Is the Philippines still interested in contemporary art?
Ten thousand, five hundred and seventy-five kilometers apart, Italy and the Philippines sound like a distant match, but Ludovico Pratesi tells us otherwise.
Ludovico Pratesi is the director of the Guastalla Foundation of Contemporary Art. He is a curator and art critic based in Italy. He writes art criticism for the newspaper La Republica and his latest book, Perchè l’Italia odia l’arte contemporanea (Why Italy is Not Interested Anymore in Contemporary Art), was published in 2017.
Pratesi visited Manila earlier this month and conducted a lecture at Artinformal Makati about spaces for contemporary art in Italy. I had the chance to sit and have a chat with him about his book on Italian contemporary art and the state of institutions in Italy.
Interestingly enough, I ended up finding more similarities than differences when I spoke to Pratesi and listened in on his lecture. In his research, he discovered a decline in Italian interest towards contemporary art as shown through statistics and details on public funding. The world-renowned Venice Biennale began as a way to exhibit Italian art every two years which lasted until the 1980s and ’90s. Now, Pratesi remarks that public interest has since declined and if one were to go to Venice for the Biennale today, they would notice an attendance of mostly foreigners than Italians.
There could be many reasons for why public interest towards art can decline. Pratesi does research into public museums and policies to look for answers. While Italy may be home to 10 museums on modern and contemporary art, Ludovico remarks that it’s difficult for them since they are “very much influenced by politicians.”
It’s interesting to compare the state of art institutions both in Italy and the Philippines because I feel that we share similar problems. Perhaps it is not so much that Filipinos are uninterested in contemporary art, since this seems to be quite the opposite. However, in the public sector, there is a clear focus on other aspects of development rather than arts and culture. The National Museum of Natural History was recently opened, yet, we still do not have appropriate government venues in Manila outside of the Cultural Center of the Philippines or the NCCA Gallery to actively exhibit contemporary art on the governmental level. In the same way, qualms being voiced in this year’s Visayas Islands Visual Arts Exhibition and Conference (VIVA ExCon) echo similar issues — a lack of funding and infrastructure to support art and artists in the Visayas.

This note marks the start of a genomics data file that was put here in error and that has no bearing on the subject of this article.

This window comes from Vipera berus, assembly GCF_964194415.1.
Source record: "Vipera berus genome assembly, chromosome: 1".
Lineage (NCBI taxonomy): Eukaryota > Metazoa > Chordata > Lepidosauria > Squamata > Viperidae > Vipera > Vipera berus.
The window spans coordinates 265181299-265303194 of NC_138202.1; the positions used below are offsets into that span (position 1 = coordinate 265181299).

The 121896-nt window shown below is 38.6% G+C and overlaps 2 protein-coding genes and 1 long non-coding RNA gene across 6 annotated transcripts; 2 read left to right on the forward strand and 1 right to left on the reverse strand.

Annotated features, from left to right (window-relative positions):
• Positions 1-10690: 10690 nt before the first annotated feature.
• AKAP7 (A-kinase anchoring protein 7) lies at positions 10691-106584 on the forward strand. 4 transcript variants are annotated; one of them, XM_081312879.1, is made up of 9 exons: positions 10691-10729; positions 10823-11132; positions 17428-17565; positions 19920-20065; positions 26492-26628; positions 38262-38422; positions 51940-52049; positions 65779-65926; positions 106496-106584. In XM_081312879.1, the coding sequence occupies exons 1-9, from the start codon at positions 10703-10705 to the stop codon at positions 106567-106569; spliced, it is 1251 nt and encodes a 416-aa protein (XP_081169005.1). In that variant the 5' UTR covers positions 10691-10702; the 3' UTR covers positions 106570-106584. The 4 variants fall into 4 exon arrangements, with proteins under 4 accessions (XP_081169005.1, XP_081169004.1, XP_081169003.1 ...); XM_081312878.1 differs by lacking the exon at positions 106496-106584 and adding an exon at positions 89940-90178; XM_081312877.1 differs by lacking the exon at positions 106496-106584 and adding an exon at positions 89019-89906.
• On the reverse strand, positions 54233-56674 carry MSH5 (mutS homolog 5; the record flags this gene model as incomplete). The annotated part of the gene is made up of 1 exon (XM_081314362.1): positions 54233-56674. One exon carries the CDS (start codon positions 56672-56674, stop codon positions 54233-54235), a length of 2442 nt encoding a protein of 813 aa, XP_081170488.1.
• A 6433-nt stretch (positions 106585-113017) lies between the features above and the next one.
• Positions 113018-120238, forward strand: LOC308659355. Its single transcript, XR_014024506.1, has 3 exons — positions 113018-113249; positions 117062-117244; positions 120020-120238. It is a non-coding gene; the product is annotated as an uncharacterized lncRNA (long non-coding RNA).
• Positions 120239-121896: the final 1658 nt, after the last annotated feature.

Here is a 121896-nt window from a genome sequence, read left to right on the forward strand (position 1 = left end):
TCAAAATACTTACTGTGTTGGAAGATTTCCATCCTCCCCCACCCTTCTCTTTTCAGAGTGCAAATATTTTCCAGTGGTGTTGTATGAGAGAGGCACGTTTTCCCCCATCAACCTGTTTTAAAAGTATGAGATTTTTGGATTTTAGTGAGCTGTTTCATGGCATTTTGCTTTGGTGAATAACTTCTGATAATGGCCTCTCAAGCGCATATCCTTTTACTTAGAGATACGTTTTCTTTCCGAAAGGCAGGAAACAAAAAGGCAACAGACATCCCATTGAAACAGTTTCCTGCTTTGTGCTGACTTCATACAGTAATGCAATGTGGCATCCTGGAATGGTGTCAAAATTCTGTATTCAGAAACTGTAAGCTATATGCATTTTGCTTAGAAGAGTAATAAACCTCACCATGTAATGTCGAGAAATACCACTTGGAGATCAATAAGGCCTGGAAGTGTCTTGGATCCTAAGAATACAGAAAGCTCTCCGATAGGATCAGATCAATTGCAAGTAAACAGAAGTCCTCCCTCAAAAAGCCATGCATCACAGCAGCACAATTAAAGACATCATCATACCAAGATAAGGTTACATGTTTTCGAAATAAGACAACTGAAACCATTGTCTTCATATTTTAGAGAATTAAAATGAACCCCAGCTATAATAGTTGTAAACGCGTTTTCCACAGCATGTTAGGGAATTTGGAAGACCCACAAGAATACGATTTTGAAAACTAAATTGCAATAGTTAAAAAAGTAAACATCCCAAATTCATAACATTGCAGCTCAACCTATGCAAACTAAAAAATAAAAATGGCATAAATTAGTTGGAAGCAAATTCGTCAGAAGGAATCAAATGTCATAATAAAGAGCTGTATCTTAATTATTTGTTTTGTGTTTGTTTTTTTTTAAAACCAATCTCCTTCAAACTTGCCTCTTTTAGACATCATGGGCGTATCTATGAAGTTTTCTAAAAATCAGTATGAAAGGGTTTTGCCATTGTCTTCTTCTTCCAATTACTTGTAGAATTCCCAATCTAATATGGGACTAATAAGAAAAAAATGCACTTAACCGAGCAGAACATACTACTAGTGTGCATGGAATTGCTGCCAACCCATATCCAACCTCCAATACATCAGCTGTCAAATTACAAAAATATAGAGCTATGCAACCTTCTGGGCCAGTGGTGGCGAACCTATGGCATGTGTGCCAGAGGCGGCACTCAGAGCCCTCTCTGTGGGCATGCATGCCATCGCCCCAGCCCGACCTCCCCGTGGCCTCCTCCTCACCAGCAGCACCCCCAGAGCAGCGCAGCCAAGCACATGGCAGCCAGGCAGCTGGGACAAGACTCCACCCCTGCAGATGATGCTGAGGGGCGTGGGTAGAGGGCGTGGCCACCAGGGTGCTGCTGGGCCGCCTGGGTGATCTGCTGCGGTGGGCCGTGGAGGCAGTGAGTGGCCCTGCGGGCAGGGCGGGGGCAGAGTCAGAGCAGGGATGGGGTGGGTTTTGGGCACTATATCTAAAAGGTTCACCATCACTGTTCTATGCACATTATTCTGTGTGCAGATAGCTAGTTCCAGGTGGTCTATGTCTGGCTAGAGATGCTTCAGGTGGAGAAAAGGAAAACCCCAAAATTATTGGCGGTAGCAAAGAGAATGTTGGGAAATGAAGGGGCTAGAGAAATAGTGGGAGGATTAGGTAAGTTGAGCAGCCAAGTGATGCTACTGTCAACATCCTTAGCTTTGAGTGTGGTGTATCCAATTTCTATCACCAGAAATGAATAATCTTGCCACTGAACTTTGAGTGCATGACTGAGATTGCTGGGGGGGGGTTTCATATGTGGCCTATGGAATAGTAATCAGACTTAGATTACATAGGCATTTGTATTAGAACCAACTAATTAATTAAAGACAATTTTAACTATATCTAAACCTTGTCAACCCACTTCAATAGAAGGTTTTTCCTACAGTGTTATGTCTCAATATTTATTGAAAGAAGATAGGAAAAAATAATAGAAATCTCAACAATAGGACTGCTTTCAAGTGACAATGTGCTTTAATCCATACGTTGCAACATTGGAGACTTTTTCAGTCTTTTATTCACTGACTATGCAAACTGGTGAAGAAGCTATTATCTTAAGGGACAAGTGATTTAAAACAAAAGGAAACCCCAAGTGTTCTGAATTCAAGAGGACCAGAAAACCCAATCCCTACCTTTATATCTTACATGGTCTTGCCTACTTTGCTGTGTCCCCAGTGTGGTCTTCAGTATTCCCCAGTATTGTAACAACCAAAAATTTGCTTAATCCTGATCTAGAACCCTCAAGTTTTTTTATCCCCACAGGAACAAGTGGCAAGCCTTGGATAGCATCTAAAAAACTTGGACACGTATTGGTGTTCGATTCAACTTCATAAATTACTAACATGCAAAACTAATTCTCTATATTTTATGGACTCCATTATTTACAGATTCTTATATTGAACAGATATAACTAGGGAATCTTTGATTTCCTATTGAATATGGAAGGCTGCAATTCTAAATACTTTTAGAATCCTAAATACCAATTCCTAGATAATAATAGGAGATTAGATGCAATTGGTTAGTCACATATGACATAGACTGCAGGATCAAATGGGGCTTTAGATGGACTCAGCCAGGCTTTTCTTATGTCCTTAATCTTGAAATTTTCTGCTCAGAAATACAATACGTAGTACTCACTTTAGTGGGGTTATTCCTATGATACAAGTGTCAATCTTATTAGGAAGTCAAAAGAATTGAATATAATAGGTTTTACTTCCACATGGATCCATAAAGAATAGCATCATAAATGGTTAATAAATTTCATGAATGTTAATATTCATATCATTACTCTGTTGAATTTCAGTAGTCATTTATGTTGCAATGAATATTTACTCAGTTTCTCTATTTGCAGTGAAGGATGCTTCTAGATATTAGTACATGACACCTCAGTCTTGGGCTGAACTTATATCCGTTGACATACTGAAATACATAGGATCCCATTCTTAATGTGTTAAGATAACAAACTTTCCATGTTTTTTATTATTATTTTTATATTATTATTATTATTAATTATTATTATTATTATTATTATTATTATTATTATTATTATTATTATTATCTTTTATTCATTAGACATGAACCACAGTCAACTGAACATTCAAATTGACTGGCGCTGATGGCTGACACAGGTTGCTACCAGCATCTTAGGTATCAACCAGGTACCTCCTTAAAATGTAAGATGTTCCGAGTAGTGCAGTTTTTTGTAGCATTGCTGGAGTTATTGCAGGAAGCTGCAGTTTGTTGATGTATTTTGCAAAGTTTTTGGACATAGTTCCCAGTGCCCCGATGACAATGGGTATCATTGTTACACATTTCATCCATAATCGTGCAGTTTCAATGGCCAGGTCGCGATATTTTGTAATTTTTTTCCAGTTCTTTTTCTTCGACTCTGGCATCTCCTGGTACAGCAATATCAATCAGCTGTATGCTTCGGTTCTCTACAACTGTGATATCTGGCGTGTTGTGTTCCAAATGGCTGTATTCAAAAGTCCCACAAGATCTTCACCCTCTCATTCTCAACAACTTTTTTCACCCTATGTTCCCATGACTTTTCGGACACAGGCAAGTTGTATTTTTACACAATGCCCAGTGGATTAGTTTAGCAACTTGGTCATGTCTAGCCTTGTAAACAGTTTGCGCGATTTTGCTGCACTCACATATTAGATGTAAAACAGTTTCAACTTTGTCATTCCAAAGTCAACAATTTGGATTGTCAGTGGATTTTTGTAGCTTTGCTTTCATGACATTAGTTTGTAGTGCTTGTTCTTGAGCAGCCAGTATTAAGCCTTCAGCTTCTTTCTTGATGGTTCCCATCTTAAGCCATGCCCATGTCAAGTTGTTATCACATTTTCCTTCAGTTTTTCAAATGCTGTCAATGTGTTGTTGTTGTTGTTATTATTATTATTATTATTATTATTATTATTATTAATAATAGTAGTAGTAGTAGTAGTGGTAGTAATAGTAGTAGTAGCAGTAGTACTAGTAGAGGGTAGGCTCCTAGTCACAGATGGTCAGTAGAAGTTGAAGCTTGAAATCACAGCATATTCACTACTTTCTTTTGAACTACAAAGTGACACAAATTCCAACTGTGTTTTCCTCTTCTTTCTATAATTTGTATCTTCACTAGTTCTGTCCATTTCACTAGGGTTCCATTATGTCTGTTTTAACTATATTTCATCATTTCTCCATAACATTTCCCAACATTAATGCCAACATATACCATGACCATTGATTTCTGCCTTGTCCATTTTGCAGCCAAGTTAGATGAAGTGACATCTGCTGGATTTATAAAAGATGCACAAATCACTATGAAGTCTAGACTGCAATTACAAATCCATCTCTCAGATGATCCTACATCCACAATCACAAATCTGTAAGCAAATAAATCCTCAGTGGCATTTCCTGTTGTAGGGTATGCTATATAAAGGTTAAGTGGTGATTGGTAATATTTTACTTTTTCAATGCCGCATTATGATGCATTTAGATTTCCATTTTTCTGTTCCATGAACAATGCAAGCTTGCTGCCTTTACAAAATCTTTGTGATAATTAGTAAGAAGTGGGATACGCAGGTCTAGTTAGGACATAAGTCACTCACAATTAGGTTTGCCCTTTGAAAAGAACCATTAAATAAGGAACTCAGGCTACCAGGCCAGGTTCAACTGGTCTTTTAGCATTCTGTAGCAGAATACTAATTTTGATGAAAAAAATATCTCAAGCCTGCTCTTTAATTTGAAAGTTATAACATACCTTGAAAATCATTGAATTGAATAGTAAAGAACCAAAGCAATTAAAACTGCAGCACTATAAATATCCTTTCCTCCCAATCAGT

In a way, when public museums falter, the private art institution flourishes. “Private [art institutions] are of course very different, luckily. We have big foundations and of course they promote, and money is not so much a problem to them,” says Pratesi. Like Italy, the Philippines is host to privately owned institutions that are led by dedicated patrons. Privately owned and organized events such as Art Fair Philippines provide a venue for people to see Philippine contemporary art, and each year we see a trend of more and more visitors attending.
It may be a good thing that private organizations and institutions exist, but at the same time, it is difficult to rely on such institutions to invoke an interest in the arts. Too often, the arts comes off as something reserved only for the people that have the time and luxury to come and see it, rather than something universal to everyone. For a lasting interest in art, art has to be made relevant to the public. Art must be supported and encouraged by policymakers to be able to create widespread, publicly available opportunities for people to engage with art to foster an interest in it.